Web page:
Steam Terms

 

Calorie: It is the amount of energy that should be given in order to increase the temperature of one gram of water. 1 calorie = 4.186 J.

Steam: As we all know, there are 3 phases of matter. Water is called ice in its solid state, gas in its gas state and water in its liquid state.

Saturation Temperature: The temperature at the point where the water starts to boil under any pressure (point 2 in Figure 1) is called the saturation temperature.

Evaporation Enthalpy: It is at constant pressure and temperature at 2 points where water starts to boil. The heat that converts from point 2 to point 3 is the vaporization enthalpy (Hidden Heat).

Saturated Steam: (point number 3 in Figure 1) The state where the water is completely in the vapor phase, under any pressure and at the saturation temperature at this pressure, is called saturated steam.

Superheated Steam: If the temperature of the steam under any pressure is above the saturation temperature at that pressure, it is called angry vapor.

 

 

Dryness: In the case where the liquid and vapor phase of the water is combined, the ratio of the mass of water vapor in the mixture to the total (water + steam) mass is called the degree of dryness.

Dry Vapor: This is the vapor with an X value of 1 in Figure 1. It is a vapor without water.

Wet Steam: It is a steam with water grains.

Condensate: Steam starts to transfer heat with the surfaces it encounters outside of the boiler and gives a part of its enthalpy. In doing so, it turns into water at the same temperature.

Horn Impact: The first contact of the steam coming from the boiler with the cold air is the piping which is cooler than the steam temperature and used for the transportation of steam. The steam transmits a part of its enthalpy to the installation pipes of lower temperature and turns into condensate (water) at the same temperature. If the water accumulated in the installation is not quickly and correctly evacuated, it will damage the plumbing and other installation elements such as valves and elbows by high speed and noise. This is called the Coach Pulse.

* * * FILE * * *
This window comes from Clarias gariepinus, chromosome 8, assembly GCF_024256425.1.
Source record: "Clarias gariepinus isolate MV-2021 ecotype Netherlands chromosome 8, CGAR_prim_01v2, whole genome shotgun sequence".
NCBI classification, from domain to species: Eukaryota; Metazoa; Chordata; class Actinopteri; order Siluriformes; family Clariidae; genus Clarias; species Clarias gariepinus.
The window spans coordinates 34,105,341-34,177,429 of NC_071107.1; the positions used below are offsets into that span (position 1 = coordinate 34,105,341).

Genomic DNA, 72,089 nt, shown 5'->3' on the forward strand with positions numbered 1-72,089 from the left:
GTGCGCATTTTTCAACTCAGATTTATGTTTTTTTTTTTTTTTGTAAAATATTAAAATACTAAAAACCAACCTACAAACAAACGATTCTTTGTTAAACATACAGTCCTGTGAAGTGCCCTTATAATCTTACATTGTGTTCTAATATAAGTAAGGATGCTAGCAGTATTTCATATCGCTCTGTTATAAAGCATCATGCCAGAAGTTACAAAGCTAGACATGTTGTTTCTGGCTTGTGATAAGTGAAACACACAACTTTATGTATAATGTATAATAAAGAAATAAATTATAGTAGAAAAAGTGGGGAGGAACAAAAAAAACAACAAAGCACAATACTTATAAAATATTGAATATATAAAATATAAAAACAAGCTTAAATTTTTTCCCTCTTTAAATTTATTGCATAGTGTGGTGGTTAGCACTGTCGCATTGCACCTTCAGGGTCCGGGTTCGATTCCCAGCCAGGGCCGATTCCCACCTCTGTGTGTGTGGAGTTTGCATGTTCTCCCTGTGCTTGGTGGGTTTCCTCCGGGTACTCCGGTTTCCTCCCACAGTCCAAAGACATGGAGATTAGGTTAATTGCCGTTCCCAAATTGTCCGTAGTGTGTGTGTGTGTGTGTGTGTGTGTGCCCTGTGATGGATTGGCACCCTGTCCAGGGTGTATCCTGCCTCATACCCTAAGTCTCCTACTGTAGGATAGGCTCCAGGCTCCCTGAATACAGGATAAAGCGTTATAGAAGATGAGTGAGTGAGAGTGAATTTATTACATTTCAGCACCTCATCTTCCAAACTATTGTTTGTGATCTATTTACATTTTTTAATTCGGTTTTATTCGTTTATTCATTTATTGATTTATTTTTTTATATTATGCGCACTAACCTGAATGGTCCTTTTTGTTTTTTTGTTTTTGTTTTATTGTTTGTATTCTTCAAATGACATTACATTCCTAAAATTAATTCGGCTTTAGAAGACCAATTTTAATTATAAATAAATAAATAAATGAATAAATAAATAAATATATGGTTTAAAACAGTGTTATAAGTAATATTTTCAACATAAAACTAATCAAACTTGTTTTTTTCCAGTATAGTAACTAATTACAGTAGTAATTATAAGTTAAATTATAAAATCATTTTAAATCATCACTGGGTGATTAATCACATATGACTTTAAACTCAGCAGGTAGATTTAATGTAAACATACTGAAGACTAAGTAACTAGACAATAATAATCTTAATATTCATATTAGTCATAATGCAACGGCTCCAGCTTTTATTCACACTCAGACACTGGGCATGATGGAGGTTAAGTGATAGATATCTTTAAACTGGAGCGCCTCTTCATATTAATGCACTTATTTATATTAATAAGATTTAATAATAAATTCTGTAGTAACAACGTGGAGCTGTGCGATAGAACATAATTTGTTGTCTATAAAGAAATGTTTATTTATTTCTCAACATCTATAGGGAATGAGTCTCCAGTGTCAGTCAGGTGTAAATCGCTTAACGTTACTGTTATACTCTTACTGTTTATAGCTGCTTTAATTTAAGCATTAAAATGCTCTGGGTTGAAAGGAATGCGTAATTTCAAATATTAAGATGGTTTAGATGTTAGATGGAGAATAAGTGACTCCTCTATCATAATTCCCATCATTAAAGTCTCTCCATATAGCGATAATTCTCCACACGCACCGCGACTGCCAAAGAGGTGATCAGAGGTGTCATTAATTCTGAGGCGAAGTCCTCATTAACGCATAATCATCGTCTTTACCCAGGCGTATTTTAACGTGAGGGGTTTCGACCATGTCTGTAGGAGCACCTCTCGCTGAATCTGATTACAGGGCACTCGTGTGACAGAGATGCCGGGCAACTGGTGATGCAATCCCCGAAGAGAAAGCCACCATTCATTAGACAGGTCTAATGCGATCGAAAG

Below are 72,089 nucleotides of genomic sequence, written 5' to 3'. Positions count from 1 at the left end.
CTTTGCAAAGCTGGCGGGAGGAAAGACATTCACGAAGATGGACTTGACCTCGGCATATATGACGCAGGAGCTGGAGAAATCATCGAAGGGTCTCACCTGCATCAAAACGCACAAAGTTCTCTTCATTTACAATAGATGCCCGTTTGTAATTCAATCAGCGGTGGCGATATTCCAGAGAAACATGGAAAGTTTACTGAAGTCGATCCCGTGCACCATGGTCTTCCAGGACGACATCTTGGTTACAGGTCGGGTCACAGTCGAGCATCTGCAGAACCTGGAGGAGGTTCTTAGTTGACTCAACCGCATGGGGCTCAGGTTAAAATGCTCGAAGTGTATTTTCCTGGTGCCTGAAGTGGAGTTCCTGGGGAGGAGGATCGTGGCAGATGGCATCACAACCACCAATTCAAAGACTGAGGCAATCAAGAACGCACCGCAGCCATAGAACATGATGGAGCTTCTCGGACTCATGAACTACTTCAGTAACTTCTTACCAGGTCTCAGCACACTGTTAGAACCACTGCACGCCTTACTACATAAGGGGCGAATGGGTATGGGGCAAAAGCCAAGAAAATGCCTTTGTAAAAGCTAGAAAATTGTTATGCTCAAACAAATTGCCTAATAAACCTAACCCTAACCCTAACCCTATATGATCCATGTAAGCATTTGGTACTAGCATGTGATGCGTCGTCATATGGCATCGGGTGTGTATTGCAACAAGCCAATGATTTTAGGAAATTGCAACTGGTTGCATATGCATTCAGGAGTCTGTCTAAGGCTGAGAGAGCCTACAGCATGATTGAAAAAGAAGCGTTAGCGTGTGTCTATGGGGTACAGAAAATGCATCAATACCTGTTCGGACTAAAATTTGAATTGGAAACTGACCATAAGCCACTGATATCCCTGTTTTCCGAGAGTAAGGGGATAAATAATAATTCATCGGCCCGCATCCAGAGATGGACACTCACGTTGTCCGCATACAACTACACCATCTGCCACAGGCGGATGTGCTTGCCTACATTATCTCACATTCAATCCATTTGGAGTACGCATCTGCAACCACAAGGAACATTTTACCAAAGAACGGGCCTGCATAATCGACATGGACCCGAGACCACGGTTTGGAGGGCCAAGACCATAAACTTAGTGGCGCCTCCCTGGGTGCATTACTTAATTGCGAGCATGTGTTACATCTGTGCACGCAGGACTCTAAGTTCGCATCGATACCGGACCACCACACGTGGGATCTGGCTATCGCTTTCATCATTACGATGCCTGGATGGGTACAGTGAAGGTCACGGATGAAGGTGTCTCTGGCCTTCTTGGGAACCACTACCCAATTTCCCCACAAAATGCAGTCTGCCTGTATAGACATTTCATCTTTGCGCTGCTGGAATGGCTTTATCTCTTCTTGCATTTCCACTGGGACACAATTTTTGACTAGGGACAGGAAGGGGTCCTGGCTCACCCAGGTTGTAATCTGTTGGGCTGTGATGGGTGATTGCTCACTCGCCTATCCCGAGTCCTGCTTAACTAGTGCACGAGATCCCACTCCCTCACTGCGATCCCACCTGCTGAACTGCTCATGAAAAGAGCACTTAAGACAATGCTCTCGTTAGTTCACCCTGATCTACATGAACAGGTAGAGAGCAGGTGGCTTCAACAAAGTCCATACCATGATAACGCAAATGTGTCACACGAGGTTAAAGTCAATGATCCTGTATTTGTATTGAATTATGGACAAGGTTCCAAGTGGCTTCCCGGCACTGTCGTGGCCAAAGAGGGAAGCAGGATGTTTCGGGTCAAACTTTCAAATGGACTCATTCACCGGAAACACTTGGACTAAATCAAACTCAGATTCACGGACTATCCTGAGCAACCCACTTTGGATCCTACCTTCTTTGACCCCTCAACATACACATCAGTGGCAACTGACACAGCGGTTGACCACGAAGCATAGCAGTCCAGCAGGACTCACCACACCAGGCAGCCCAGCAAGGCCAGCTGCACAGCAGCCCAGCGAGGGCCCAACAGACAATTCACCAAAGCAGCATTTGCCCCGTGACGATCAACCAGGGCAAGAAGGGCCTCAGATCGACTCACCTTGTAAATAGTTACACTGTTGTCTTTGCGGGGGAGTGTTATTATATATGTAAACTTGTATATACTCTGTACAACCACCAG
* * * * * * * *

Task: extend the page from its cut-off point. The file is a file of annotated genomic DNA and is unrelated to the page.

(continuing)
TDS (Total Dissolved Solids): means total dissolved solids. The unit is ppm (part per million, ie the amount of solids per million) or mg / liter. It is one of the parameters showing the ion and mineral richness of waters. The more water is soluble in the water (ie the greater the amount of TDS), the greater the conductivity.

Blowdown: The feed water from the boiler contains many dissolved substances (such as salt, lime and iron) and solid suspensions. TDS, whose density increases or hangs as the feed water is evaporated in the boiler, causes considerable inefficiency in the boiler over time. In order to remove these unwanted substances from the boiler to the limits determined in the boiler, a part of the boiler water and the undesired substances are removed from the system is called blowdown.

Bottom Blowdown: The process of dissolving the sediments from the bottom of the boiler together with the boiler water. After this process, water must be added to the boiler. Level indicators are important.